Christopher Charles Baxendell

December 9, 1971 - April 13, 2011
Christopher Charles Baxendell

Christopher Charles Baxendell

Christopher Charles Baxendell of Durham, NC, died April, 13, 2011.

He was born in Torrance, CA, on December 9, 1971, the son of Doris Christine (Benson) Baxendell and the late Robert Craig Baxendell.

Christopher worked as a bakers assistant and enjoyed reading from his favorite Arthur, Christopher Hitchens during his free time.

Surviving besides his mother are several aunts, uncles, nieces and nephews.

A graveside service will be held 3:00 pm Wednesday, April 20, 2011, at Piney Grove Advent Christian Church, 704 Matt Dale Road, Delco, NC, by the Rev. Durwood Jackson.

A service of Village Road Funeral and Cremation Service, Leland, NC.

Life is largly grief and labour,
two things help me through,
geering when they hit your neighbor,
whinning when it’s you.

Kingely Amis

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  • April 19, 2011
    David Fogleman says:
    I'm so sorry for the loss of your son Doris. I remember putting eyeglasses on Chris when he was such a little boy! Please know you are in my thoughts.

  • April 20, 2011
    Amy Smith says:
    Doris , so sorry to hear of your loss. May God keep you and your family in His care.

  • April 20, 2011
    Karen De Lome says:
    Remembering one of the sweetest people I have ever met. RIP Bax.

  • April 21, 2011
    Sarah Bish says:
    Bax was a sweet and gentle person, and I always felt he was special and had a soft spot for him. He was a unique and sensitive person. I hope he is now at peace. I know that he did feel love from us in all the little interactions, and I know he appreciated it, and told he me so frequently. It may not have fixed his problems, but I know it made a difference to him. Every night, when I would leave work, instead of saying ?bye?, he would always say, ?Farewell!?. It?s my hope and belief that he will fare well in Heaven, through our love and understanding of him and what kind of person he is in our memories, and through our compassion for his suffering in his earthly life. I will always remember Bax and keep him in my thoughts and prayers-- that he is in a happy and peaceful place. He will be missed more than he could imagine.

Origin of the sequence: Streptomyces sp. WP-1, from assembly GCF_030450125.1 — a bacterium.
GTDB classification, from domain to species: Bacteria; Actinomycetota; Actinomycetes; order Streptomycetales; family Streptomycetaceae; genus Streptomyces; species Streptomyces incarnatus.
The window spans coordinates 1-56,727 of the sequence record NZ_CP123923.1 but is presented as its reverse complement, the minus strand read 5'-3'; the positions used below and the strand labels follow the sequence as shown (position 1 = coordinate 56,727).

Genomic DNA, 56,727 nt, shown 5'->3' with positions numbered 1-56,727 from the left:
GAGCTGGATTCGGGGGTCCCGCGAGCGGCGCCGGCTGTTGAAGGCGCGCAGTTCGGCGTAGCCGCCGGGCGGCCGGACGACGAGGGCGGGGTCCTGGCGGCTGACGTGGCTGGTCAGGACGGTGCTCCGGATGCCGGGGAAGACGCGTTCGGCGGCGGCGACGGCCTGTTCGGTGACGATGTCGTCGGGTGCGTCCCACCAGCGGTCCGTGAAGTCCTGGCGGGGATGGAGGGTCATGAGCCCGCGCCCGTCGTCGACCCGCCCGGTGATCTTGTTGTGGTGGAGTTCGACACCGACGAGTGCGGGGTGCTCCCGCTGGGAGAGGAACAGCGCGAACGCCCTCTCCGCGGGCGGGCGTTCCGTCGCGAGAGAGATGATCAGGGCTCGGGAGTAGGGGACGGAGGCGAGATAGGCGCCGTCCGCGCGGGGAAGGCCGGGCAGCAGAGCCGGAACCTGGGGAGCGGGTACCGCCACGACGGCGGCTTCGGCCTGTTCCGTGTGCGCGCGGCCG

• April 21, 2011
    Sarah Bish says:
    I get a daily reflection in email, and today I got this. It makes me think of our friend, Bax.: Everything we do or say has the potential to affect the whole; imagine how powerful that is. As the pace and fullness of modern life serve to isolate us from one another, the contact we do share becomes vastly more significant. We unconsciously absorb each other?s energy, adopting the temperament of those with whom we share close quarters, and find ourselves changed after the briefest encounters. Everything we do or say has the potential to affect not only the individuals we live, work, and play with but also those we?ve just met. Though we may never know the impact we have had or the scope of our influence, accepting and understanding that our attitudes and choices will affect others can help us remember to conduct ourselves with grace at all times. When we seek always to be friendly, helpful, and responsive, we effortlessly create an atmosphere around ourselves that is both uplifting and inspiring. Most people rarely give thought to the effect they have had or will have on others. When we take a few moments to contemplate how our individual modes of being affect the people we spend time with each day, we come one step closer to seeing ourselves through the eyes of others. By asking ourselves whether those we encounter walk away feeling appreciated, respected, and liked, we can heighten our awareness of the effect we ultimately have. Something as simple as a smile given freely can temporarily brighten a person?s entire world. Our value-driven conduct may inspire others to consider whether their own lives are reflective of their values. A word of advice can help others see life in an entirely new fashion. And small gestures of kindness can even prove to those embittered by the world that goodness still exists. By simply being ourselves, we influence other?s lives in both subtle and life-altering ways. To ensure that the effect we have is positive, we must strive to stay true to ourselves while realizing that it is the demeanor we project and not the quality of our wondrous inner landscapes that people see. Thus, as we interact with others, how we behave can be as important as who we are. If we project our passion for life, our warmth, and our tolerance in our facial features, voice, and choice of words, every person who enters our circle of influence will leave our presence feeling at peace with themselves and with us. You never know whose life you are affecting, big or small. Try to remember this as you go out into the world each day.